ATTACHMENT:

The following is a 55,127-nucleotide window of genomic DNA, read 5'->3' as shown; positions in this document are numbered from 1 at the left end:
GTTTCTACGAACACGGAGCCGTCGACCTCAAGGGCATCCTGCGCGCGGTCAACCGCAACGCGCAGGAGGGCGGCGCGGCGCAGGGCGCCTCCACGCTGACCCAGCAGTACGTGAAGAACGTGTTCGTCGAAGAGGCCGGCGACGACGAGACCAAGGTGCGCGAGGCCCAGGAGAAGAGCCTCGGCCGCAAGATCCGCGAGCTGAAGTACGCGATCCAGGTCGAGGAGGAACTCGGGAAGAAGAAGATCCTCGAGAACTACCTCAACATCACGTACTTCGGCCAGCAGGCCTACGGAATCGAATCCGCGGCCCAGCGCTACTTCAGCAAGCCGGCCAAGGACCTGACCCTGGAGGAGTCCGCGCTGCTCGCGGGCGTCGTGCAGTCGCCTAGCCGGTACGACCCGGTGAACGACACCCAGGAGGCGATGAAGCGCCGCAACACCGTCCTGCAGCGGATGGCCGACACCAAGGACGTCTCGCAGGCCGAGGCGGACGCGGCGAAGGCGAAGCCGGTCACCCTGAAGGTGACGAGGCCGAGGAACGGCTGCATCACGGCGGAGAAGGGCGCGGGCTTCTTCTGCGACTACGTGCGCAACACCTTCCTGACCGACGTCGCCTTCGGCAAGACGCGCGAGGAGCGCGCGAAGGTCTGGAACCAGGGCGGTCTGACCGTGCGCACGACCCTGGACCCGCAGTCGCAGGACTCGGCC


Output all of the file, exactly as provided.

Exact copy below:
The following is a 55,127-nucleotide window of genomic DNA, read 5'->3' as shown; positions in this document are numbered from 1 at the left end:
GTTTCTACGAACACGGAGCCGTCGACCTCAAGGGCATCCTGCGCGCGGTCAACCGCAACGCGCAGGAGGGCGGCGCGGCGCAGGGCGCCTCCACGCTGACCCAGCAGTACGTGAAGAACGTGTTCGTCGAAGAGGCCGGCGACGACGAGACCAAGGTGCGCGAGGCCCAGGAGAAGAGCCTCGGCCGCAAGATCCGCGAGCTGAAGTACGCGATCCAGGTCGAGGAGGAACTCGGGAAGAAGAAGATCCTCGAGAACTACCTCAACATCACGTACTTCGGCCAGCAGGCCTACGGAATCGAATCCGCGGCCCAGCGCTACTTCAGCAAGCCGGCCAAGGACCTGACCCTGGAGGAGTCCGCGCTGCTCGCGGGCGTCGTGCAGTCGCCTAGCCGGTACGACCCGGTGAACGACACCCAGGAGGCGATGAAGCGCCGCAACACCGTCCTGCAGCGGATGGCCGACACCAAGGACGTCTCGCAGGCCGAGGCGGACGCGGCGAAGGCGAAGCCGGTCACCCTGAAGGTGACGAGGCCGAGGAACGGCTGCATCACGGCGGAGAAGGGCGCGGGCTTCTTCTGCGACTACGTGCGCAACACCTTCCTGACCGACGTCGCCTTCGGCAAGACGCGCGAGGAGCGCGCGAAGGTCTGGAACCAGGGCGGTCTGACCGTGCGCACGACCCTGGACCCGCAGTCGCAGGACTCGGCC